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Ramen School in Osaka, Japan

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Ramen School in Osaka, Japan

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Over the holidays some families stick to age old traditions of cooking and baking holiday favorites.  My younger son Cooper and I make ramen! We love ramen and avidly explore every Bay Area ramen shop we can find.  When I travel across the nation and globally I do the same, looking for the best and most popular ramen I can find!  

When we make ramen over the holidays we often use the Momofuku recipe.  That is a great book with very creative recipes, many of which aren't too labor intensive, have a small number of steps and each recipe is packed with flavor.  Their ramen recipe, however, is quite a bit of work, which is why we do it over the holidays when we have time away from work and school to focus on doing it right!  

When we were in Japan last year, we were delighted to find out that there was a professional ramen school in Nagase, a short train ride from Osaka, and we made sure to sign up.  The Toranoana ramen school is run by ramen master Hiroshi Miyajima.  He trains chefs who want to open ramen restaurants, and also teaches one-day classes to amateur cooks.  Miyajima-sensei is, by his own admission, not fluent in English, so a translator allowed us to get the most of out his class.  Cooper was nine years old at the time and I love that cooking schools outside of the US are open to having children join their classes.  Cooper is a passionate cook, very responsible in the kitchen, and has an innate set of cooking skills that make him a natural in the kitchen!  It's often hard to find good classes for him to take at home but here they had no reservations about Cooper taking the class with me.  

We both learned a lot during the course.  In the morning we started preparing the chashu, dashi for tare, onsen eggs and broth.  We made the broth in just a few hours with a giant pressure cooker.  Partway through the morning we took a break to eat ramen that the chef had made in a course the day before and received a great lecture on ramen theory (as I now call it).  The morning ramen was chicken based, surprisingly rich and very tasty!  In the afternoon we climbed a set of  very steep stairs (maybe it was really a ladder) to find a few small rooms with machines for quickly making fresh noodles.  Cooper had a great time collecting the noodles quickly and efficiently as the came down the conveyor belt and placing them in a noodle tray.  At the conclusion of the class midway through the afternoon, we ate another bowl of the ramen that we had made that day.  This was pork based and just as good.  We were very full after two bowls of ramen, and actually couldn't find it in ourselves to eat any more ramen for the next few days!  This was actually very sad because we were in Japan!  The good news is that we made a quick recovery, and were able to resume our ramen regimen by the time we reached Tokyo a few days later!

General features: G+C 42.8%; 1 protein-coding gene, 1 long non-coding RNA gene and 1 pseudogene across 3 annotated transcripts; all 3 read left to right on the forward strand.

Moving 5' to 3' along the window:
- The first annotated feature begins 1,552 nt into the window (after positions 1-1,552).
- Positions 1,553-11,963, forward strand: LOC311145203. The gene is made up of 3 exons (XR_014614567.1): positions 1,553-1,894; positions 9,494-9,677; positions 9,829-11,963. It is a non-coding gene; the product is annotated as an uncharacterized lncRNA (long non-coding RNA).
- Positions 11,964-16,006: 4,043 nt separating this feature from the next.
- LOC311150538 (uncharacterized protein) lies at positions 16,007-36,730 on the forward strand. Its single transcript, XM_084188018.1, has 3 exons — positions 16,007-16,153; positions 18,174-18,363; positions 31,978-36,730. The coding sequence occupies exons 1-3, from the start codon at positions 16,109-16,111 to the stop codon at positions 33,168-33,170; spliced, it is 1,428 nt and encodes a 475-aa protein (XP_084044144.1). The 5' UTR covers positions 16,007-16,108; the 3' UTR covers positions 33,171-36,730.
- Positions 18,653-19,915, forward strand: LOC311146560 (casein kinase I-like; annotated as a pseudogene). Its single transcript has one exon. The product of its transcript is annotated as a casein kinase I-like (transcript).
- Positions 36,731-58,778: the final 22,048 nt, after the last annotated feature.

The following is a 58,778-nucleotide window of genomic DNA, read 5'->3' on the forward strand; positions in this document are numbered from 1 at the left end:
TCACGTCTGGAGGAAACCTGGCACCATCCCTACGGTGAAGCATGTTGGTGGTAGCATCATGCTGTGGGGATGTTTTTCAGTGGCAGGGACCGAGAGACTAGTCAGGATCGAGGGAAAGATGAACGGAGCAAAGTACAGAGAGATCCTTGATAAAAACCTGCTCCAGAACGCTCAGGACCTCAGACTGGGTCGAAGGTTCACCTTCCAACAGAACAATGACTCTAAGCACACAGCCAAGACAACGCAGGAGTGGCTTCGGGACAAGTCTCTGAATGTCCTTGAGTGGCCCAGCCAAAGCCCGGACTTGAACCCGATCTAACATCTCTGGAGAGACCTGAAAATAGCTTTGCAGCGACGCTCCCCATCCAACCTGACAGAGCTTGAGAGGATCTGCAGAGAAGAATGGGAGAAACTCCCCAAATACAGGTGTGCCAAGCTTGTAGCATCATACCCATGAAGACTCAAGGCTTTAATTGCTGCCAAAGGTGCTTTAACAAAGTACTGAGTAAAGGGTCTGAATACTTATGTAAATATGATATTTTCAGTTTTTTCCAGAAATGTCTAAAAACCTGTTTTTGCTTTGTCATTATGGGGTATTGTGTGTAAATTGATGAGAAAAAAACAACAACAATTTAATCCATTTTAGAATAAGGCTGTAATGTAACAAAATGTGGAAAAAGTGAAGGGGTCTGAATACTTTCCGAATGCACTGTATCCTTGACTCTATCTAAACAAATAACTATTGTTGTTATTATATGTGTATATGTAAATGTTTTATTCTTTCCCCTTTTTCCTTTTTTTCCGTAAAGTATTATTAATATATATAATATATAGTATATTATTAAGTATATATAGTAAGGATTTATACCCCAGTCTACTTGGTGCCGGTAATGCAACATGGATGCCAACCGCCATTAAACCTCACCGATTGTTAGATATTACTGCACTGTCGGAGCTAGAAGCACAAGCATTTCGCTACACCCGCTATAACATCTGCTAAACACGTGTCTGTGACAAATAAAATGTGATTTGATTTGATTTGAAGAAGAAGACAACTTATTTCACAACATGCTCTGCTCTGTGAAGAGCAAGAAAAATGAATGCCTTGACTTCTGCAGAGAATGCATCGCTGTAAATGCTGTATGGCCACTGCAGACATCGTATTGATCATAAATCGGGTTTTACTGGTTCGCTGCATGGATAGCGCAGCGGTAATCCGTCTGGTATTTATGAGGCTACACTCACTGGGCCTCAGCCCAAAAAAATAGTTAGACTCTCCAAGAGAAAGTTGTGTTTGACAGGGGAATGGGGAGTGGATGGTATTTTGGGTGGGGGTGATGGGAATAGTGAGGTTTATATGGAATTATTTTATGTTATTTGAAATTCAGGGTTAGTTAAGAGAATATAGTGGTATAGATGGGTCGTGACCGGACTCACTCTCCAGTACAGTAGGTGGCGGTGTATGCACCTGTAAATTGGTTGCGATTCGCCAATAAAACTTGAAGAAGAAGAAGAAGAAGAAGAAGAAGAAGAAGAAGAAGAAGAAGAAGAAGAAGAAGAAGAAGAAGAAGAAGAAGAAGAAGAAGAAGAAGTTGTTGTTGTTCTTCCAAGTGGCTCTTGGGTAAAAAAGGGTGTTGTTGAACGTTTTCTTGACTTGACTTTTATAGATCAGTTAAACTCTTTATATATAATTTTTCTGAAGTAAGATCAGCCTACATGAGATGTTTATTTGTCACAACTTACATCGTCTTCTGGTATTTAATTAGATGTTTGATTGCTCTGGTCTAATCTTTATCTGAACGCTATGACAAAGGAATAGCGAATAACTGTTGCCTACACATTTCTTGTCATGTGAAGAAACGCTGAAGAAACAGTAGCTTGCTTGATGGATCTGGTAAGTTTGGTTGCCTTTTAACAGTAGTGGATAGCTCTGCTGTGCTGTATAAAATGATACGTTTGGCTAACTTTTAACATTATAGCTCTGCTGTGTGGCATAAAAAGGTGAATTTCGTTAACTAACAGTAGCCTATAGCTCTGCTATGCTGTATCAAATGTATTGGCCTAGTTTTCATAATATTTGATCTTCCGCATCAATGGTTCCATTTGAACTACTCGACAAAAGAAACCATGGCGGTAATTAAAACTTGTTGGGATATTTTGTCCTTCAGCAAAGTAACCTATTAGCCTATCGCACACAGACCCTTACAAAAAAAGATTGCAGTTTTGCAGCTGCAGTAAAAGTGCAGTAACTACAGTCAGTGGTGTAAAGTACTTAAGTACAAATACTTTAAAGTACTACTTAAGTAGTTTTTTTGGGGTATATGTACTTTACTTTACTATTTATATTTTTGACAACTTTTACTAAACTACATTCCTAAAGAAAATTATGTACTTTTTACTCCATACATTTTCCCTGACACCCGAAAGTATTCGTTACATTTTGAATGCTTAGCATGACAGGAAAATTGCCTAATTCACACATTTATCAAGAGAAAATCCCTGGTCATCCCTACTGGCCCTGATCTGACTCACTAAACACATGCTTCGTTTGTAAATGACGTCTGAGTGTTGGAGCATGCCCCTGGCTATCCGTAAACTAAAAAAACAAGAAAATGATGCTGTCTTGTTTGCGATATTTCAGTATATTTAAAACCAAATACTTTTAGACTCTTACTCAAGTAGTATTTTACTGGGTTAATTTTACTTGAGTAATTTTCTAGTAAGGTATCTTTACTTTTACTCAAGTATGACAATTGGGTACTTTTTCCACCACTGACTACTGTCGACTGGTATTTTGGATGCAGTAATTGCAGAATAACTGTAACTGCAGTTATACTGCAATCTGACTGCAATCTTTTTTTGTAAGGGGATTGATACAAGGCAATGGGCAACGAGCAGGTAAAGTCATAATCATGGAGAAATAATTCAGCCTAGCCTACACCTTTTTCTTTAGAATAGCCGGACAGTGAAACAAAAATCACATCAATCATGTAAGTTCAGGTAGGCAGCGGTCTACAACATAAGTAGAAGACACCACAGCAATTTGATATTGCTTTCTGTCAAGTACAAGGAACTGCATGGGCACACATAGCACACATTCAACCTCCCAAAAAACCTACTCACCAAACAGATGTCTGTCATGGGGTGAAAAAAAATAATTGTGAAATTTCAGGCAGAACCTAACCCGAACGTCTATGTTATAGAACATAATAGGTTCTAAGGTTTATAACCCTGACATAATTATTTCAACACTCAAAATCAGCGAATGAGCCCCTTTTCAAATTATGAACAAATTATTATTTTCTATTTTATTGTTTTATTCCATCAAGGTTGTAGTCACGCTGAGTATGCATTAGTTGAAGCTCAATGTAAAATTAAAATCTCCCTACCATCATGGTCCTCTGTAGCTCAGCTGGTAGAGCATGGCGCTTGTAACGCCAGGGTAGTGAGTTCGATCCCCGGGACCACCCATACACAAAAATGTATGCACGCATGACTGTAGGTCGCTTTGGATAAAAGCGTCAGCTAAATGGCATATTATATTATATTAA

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Smoked Brisket Dip and Sous Vide Chicken Ballotine: Private Workshop on Modernist Cuisine

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Smoked Brisket Dip and Sous Vide Chicken Ballotine: Private Workshop on Modernist Cuisine

Jacinta D'Souza joined us for a private workshop on sous vide, hydrocolloids, the Pacojet and transglutaminase.  We made sous vide steak, sous vide chicken ballotine, smoked brisket dip, crispy chicken skins, peach fluid gel, and whipping siphon extruded microwave cake.  The most unusual item was the smoked brisket dip.  We froze brisket, homemade bbq sauce and sour cream in a Pacojet container and pacotized it the next day.  It was smoky, slightly sweet from the bbq sauce, and creamy.  It was a very unusual dip and everyone who tried it took a minute to consider it, then decided they liked it.